5. Prioritize configuration over customizations. Configurations are stored with application data instead of People Tools data. New features, such as related actions, related content, pivot grids, dashboards and WorkCenters can all be configured. Avoid customizing existing People Tools objects, which could make applying maintenance to the objects costlier and time consuming. Replace customizations when similar functionality becomes available with new delivered features.
From a business perspective, while upgrading PeopleSoft, consider organization-wide strategic alignment to enable higher performance by optimizing the contributions of people, processes and technology to the realization of measurable objectives and, thus, minimizing waste and misdirection of effort and resources to unintended or unspecified purposes. Strategic alignment should be viewed broadly as encompassing not only the human and other resources within any particular organization but also across organizations with complementary objectives.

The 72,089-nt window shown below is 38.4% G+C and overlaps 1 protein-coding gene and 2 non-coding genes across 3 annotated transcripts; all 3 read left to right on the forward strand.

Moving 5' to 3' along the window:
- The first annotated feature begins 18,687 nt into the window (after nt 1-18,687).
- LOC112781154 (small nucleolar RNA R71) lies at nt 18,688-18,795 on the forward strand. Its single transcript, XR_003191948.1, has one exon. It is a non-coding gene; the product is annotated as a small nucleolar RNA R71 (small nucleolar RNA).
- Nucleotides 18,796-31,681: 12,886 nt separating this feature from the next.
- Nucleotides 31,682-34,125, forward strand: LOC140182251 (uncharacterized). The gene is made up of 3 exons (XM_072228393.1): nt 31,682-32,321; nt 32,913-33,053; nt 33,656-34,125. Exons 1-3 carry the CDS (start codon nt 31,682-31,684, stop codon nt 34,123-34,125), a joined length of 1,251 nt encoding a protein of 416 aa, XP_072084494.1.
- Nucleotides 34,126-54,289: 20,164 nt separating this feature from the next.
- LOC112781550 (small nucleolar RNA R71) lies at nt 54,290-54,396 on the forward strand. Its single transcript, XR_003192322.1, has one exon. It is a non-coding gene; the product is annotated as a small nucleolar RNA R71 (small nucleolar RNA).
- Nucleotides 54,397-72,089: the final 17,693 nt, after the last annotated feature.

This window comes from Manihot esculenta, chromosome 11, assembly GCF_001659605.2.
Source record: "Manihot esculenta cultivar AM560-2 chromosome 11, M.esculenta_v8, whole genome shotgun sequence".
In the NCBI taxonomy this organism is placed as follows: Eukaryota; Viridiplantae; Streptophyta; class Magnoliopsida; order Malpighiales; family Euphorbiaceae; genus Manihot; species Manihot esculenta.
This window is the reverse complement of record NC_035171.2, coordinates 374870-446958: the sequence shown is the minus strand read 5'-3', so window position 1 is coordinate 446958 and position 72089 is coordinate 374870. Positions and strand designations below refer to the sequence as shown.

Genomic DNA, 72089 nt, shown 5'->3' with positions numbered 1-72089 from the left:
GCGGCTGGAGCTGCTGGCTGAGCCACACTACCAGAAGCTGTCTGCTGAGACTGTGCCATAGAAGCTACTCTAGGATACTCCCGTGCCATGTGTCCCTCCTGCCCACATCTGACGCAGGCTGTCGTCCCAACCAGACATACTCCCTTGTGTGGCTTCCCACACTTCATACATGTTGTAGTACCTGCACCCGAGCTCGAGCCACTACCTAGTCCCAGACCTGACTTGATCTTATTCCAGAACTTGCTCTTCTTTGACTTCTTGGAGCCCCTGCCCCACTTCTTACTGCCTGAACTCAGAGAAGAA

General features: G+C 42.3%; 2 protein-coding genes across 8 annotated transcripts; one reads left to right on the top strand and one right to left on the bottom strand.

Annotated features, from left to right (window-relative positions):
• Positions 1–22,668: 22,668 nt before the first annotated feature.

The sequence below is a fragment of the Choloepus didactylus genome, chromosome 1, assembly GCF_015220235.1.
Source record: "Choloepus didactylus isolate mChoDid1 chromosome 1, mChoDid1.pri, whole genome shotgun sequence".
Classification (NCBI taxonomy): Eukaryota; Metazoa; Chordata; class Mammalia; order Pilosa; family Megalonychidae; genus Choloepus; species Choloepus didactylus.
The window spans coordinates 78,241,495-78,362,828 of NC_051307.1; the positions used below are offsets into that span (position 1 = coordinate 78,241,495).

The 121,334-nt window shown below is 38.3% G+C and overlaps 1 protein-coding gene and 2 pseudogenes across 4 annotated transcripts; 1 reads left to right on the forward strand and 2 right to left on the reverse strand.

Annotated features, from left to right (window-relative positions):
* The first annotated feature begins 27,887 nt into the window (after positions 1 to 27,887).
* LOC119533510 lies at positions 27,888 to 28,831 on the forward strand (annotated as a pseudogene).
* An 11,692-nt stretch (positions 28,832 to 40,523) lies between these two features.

The objective of a PeopleSoft Enterprise Organizational transformation is to enable organization members and other stakeholders to adapt to a new vision, mission and systems, as well as to identify sources of resistance to the changes and minimize resistance to them. Organizations are almost always in a state of change, whether the change is continuous or episodic. Change creates tension and strain that requires adaptation so that change can evolve. Transformational planning and organizational change is the coordinated refocus of activities affecting users, as imposed by new or altered business processes, policies or procedures and related systems being implemented. The objectives are to effectively transfer knowledge and skills that enable users to adopt to the new vision, mission and systems and to identity and minimize sources of resistance.
A well-planned PeopleSoft ERP project is always a significant investment of both time and money. However, when planned holistically, and not just as an IT project, your organization should have a much higher chance of success. Don’t sacrifice the quality of a PeopleSoft ERP project for cost effectiveness; training, effective planning and an experienced and skillful team are crucial for getting it right the first time around.
More AEHIA News Volume 1, No. 2: